I have yet to find in our sources anything analogous to the attitudes of those stalwart French peasants who resisted their nation-state's first attempts to conduct a national head-count, because of their deeply held belief in a citizen's right to remain unknown to the rapacious government.
This attitude is not entirely different from the one demonstrated by some recent arrivals from former Communist countries, whose past experiences still makes them reluctant to identify themselves as Jews in the Canadian census, for fear that the fact will be used against them in in a discriminatory manner.
Rashi believed that the census threatens to provoke the "evil eye," that ubiquitous power of metaphysical envy that is aroused when people are too open about flaunting their good fortune. Perhaps this image can be read as a metaphoric warning that census data is likely to be utilized by the tax collectors.
Rabbi Obadiah Sforno reasoned that the periodic need to count populations is, after all, really a way of measuring the mortality rate. Since, from a theological perspective, death is occasioned by sin, the census should impel us to seek atonement.
Several Jewish commentators indicated that the census was antithetical to the ideal of national solidarity, and served to elevate the individual above the common good. Thus, Rabbi Bahya ben Asher argued that, by assigning to each person a separate number, the census prevents the individual from benefiting from the collective merits of the nation. This renders them more vulnerable to potential calamities.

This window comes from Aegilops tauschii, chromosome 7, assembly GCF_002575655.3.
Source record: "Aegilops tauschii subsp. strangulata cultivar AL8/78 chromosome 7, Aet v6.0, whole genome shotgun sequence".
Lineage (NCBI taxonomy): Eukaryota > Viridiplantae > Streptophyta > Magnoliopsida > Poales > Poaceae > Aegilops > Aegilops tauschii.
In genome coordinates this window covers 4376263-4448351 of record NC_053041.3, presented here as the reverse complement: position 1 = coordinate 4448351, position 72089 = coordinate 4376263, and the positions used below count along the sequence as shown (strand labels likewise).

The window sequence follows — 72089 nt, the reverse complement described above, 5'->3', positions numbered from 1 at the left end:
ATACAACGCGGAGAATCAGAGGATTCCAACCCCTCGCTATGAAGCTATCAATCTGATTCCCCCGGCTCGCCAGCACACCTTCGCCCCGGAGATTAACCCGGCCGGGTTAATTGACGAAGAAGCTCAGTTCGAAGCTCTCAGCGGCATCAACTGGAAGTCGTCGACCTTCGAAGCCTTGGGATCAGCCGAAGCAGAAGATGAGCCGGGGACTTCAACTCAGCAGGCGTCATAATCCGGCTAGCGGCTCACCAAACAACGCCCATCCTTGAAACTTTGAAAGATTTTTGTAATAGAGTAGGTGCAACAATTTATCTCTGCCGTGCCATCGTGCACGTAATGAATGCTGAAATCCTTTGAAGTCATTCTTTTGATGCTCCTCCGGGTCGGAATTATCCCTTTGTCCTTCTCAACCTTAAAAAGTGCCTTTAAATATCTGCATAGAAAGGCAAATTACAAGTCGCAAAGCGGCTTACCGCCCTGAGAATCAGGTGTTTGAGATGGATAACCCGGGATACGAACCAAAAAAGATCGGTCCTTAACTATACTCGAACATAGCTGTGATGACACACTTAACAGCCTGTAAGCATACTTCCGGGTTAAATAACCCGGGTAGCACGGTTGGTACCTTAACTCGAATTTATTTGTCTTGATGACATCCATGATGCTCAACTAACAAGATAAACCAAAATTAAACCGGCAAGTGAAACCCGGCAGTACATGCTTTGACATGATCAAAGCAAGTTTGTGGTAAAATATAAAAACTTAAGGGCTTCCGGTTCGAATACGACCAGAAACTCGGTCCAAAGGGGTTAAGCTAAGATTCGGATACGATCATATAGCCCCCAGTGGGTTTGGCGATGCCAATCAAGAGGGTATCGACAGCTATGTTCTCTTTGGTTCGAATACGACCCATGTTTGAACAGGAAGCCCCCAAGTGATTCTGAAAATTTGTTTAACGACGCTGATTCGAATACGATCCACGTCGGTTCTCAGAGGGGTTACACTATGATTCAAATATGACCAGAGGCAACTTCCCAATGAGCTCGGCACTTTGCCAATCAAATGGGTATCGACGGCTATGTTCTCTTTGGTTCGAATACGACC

Rabbi Solomon Alkabetz derived a similar lesson from the Torah's stipulation that each person contribute a half shekel, rather than a full one. This comes to underscore the incompleteness of the individual when removed from the group.
Based on my own experiences with impersonal bureaucracies, I would prefer to read the symbolism in the reverse direction, as a protest against the temptation to reduce people to mere numbers. By opposing census-taking, the Torah is upholding the sanctity of the individual against the inroads of oppressive collectivism.
This sentiment is not entirely without support in the talmudic sources. The rabbis stated in several places that true blessing cannot be found in things that are counted or measured.
Furthermore, they drew a thematic connection between the ban on censuses and the assurances that were made to Abraham that his progeny would be multiplied like the dust of the earth, the sand on the shore and the stars in the heavens.
In comparing the relevant scriptural verses in which this promise was formulated, the Jewish sages insisted that there is a crucial distinction to be made between cases when a total is merely too large to count, and where it is essentially uncountable.
Accordingly, they concluded that the prospect of a huge numerical increase for the Jewish people constituted a relatively low order of blessing, one that does not require complete moral or spiritual perfection.
However, the truest and most complete blessing in store for Abraham's descendants, if they should be found truly deserving, is that they will be placed entirely outside the realm of quantification--as each individual soul is appreciated for its own infinite sanctity, and not as a digit in a statistical total.